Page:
No. 119 Special Transfer Docket, Appeals from Judgment of Sentence of Court of Common Pleas, Trial Division, Criminal Section, Philadelphia County, No. 746 July Term, 1970
Rudolph S. Pallastrone, Philadelphia, for appellant.
Robert B. Lawler, Assistant District Attorney, Chief, Appeals Division, Philadelphia, for Commonwealth, appellee.
Montgomery, O'Brien and Honeyman, JJ.*fn*
[ 269 Pa. Super. Page 307]
On April 27, 1970, David Fineman, a graduate student at Temple University, was shot and killed in Philadelphia at night time on a street near the campus. On the same day the appellant was one of four who were arrested for the murder. One hour after being taken into custody, he gave a confession to the police. After trial, he was found guilty by jury on May 20, 1971 of murder in the first degree with the penalty being fixed at death. Judgment of sentence was reversed by the Supreme Court of Pennsylvania and his confession was directed to be suppressed. See Com. v. Stanton, 466 Pa. 143, 351 A.2d 663 (1976). Appellant was re-tried with a jury on June 1, 1976. He was again found guilty of murder in the first degree, with the penalty being fixed at life imprisonment. The instant appeal followed therefrom. In support thereof, appellant raises two points, one concerning jury selection, and the other concerning alleged prosecutorial misconduct.
The case had received considerable publicity and notoriety in the news media both at the time of the killing in 1970 and again at the time of the first trial in 1971. However, the present record reveals only one small news account dated January 30, 1976, concerning the granting to
[ 269 Pa. Super. Page 308]
the appellant of a new trial by the Supreme Court of Pennsylvania. This publication was four months before the second trial. Defense counsel submitted a lengthy list of questions bearing upon prior knowledge of the event to the trial judge for his use in the initial collective voir dire of the prospective jurors. The trial judge reduced the list to three questions which concerned whether the name of the victim or the name of the appellant meant anything to the jurors and whether any jurors had attended Temple University or been employed thereby within the preceding six years. With respect to any jurors who responded affirmatively in these areas, the trial judge permitted counsel to ask further questions of such jurors. The jury selection covered three days, and at the conclusion thereof, the appellant had exercised only eighteen out of his allowable twenty peremptory challenges. Therefore, appellant was not required to accept any individual juror involuntarily. Appellant complains that he was unduly restricted in his voir dire concerning possible prior knowledge and/or prejudice on the part of the prospective jurors. We do not agree. The scope of voir dire examination of prospective jurors, as well as the manner in which it is conducted, rests within the discretion of the trial judge, so long as it is done within the provisions of the applicable procedural rules. We find no abuse of discretion nor departure from the mandate of the rules. Furthermore, the prior publicity attendant upon the case was either six or seven years prior to the selection of this jury. Certainly, the questions put to them were adequate to trigger their memories. Even if the trial judge had erred in refusing a challenge for cause as to any juror, it would certainly be harmless error inasmuch as the appellant's peremptory challenges were not exhausted.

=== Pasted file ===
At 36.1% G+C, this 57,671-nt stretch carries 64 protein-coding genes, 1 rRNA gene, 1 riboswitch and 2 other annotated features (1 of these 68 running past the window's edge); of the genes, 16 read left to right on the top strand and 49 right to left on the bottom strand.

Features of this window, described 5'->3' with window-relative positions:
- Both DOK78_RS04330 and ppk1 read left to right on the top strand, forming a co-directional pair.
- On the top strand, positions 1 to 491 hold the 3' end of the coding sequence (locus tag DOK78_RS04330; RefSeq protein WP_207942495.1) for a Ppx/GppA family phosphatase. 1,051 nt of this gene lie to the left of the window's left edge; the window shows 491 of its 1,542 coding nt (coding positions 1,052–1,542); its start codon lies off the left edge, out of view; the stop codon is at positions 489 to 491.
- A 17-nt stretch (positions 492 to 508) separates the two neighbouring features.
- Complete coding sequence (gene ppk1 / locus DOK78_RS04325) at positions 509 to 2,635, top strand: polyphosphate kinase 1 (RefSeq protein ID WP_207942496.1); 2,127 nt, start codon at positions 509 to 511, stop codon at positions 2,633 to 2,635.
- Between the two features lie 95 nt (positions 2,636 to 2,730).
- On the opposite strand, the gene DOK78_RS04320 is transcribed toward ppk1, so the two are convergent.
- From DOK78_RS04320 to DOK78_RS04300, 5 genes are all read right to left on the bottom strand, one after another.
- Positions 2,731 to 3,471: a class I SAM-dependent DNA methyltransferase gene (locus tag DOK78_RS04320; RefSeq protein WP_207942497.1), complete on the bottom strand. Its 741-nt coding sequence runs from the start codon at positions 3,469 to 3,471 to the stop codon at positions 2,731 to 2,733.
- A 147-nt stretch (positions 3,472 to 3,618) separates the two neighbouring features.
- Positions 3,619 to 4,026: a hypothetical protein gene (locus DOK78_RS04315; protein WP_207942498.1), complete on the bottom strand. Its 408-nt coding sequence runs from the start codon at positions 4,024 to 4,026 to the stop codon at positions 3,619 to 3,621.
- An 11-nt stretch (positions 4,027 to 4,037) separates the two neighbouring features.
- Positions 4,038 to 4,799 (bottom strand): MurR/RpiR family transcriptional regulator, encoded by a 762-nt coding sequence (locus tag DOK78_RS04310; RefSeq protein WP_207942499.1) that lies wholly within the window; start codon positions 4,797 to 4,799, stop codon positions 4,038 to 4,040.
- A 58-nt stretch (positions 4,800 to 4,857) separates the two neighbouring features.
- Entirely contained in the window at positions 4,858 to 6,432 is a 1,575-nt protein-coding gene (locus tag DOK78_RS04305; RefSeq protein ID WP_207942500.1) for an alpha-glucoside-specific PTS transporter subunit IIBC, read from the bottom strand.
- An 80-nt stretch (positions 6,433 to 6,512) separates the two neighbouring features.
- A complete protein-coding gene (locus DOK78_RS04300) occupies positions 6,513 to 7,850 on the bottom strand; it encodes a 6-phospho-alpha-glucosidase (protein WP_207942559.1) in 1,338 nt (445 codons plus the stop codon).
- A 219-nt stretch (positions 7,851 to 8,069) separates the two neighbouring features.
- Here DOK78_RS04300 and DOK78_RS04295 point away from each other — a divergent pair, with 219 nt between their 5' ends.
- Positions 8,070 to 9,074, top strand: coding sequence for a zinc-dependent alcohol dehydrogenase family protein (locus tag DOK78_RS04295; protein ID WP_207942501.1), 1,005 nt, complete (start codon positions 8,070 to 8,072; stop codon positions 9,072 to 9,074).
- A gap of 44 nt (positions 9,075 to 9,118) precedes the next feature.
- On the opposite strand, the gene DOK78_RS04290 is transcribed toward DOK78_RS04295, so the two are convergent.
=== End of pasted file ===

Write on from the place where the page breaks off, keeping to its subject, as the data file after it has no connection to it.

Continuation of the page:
The complaints by the appellant concerning the summation to the jury by the prosecutor are that he used inapplicable illustrations for voluntary manslaughter and murder in the second degree, that he aroused the prejudices of the jury by referring the to victim as "Midshipman David Harris Fineman" as well as other complimentary characterizations of the victim, and his reference to the appellant as a
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"self styled god." A review of such remarks does not convince us that they transcended the standards relating to the prosecutorial function as enunciated in the American Bar Association Standards Relating to the Administration of Justice, the Prosecution Function Section 5.8(a). Furthermore, the trial judge carefully defined the various degrees of murder and voluntary manslaughter in his charge, as well as cautioning the jury that the summations of counsel were not evidence. Even if there were something erroneous about the illustrations utilized by the prosecutor, the instructions by the trial judge would have more than overcome them. The references to the victim appear to have been factually accurate and we see nothing improper in prosecutor alluding to him in a favorable light. Finally, the reference to the appellant does not rise to the magnitude of opprobrious references that have been condemned by the Supreme Court of Pennsylvania in Com. v. Gilman, 470 Pa. 179, 368 A.2d 253 (1977) and Com. v. Smith, 478 Pa. 76, 385 A.2d 1320 (1978). The trial judge was in the best ...